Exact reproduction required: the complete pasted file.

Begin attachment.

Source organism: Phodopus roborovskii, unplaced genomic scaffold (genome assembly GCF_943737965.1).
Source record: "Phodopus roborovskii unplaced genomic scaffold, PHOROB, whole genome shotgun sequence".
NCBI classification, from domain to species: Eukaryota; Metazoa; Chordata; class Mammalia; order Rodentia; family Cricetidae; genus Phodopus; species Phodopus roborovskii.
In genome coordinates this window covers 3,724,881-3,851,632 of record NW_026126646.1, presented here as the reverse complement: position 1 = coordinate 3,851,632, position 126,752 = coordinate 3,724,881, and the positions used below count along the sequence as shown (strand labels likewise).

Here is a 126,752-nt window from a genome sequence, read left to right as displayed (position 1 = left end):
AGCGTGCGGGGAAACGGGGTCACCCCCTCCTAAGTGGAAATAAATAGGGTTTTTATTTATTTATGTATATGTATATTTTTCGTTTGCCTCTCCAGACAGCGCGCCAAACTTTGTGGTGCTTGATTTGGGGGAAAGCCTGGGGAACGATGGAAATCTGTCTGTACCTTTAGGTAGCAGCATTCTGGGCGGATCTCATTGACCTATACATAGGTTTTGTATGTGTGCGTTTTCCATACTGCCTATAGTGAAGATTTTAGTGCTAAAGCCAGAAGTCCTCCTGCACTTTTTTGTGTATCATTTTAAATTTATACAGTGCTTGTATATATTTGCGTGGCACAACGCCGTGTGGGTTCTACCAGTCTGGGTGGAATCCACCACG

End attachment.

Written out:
Source organism: Phodopus roborovskii, unplaced genomic scaffold (genome assembly GCF_943737965.1).
Source record: "Phodopus roborovskii unplaced genomic scaffold, PHOROB, whole genome shotgun sequence".
NCBI classification, from domain to species: Eukaryota; Metazoa; Chordata; class Mammalia; order Rodentia; family Cricetidae; genus Phodopus; species Phodopus roborovskii.
In genome coordinates this window covers 3,724,881-3,851,632 of record NW_026126646.1, presented here as the reverse complement: position 1 = coordinate 3,851,632, position 126,752 = coordinate 3,724,881, and the positions used below count along the sequence as shown (strand labels likewise).

Here is a 126,752-nt window from a genome sequence, read left to right as displayed (position 1 = left end):
AGCGTGCGGGGAAACGGGGTCACCCCCTCCTAAGTGGAAATAAATAGGGTTTTTATTTATTTATGTATATGTATATTTTTCGTTTGCCTCTCCAGACAGCGCGCCAAACTTTGTGGTGCTTGATTTGGGGGAAAGCCTGGGGAACGATGGAAATCTGTCTGTACCTTTAGGTAGCAGCATTCTGGGCGGATCTCATTGACCTATACATAGGTTTTGTATGTGTGCGTTTTCCATACTGCCTATAGTGAAGATTTTAGTGCTAAAGCCAGAAGTCCTCCTGCACTTTTTTGTGTATCATTTTAAATTTATACAGTGCTTGTATATATTTGCGTGGCACAACGCCGTGTGGGTTCTACCAGTCTGGGTGGAATCCACCACG